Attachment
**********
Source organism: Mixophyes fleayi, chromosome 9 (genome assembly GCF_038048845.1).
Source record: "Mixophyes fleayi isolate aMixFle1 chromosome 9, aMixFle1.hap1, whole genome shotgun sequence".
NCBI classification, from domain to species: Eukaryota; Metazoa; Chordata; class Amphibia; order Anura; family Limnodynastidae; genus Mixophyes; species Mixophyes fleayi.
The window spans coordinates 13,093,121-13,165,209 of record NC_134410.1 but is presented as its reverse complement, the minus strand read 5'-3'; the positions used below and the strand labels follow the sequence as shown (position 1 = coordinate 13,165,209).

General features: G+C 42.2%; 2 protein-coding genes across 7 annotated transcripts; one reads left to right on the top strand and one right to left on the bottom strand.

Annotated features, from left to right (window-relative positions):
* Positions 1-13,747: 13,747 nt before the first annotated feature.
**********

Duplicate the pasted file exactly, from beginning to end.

Source organism: Mixophyes fleayi, chromosome 9 (genome assembly GCF_038048845.1).
Source record: "Mixophyes fleayi isolate aMixFle1 chromosome 9, aMixFle1.hap1, whole genome shotgun sequence".
NCBI classification, from domain to species: Eukaryota; Metazoa; Chordata; class Amphibia; order Anura; family Limnodynastidae; genus Mixophyes; species Mixophyes fleayi.
The window spans coordinates 13,093,121-13,165,209 of record NC_134410.1 but is presented as its reverse complement, the minus strand read 5'-3'; the positions used below and the strand labels follow the sequence as shown (position 1 = coordinate 13,165,209).

General features: G+C 42.2%; 2 protein-coding genes across 7 annotated transcripts; one reads left to right on the top strand and one right to left on the bottom strand.

Annotated features, from left to right (window-relative positions):
* Positions 1-13,747: 13,747 nt before the first annotated feature.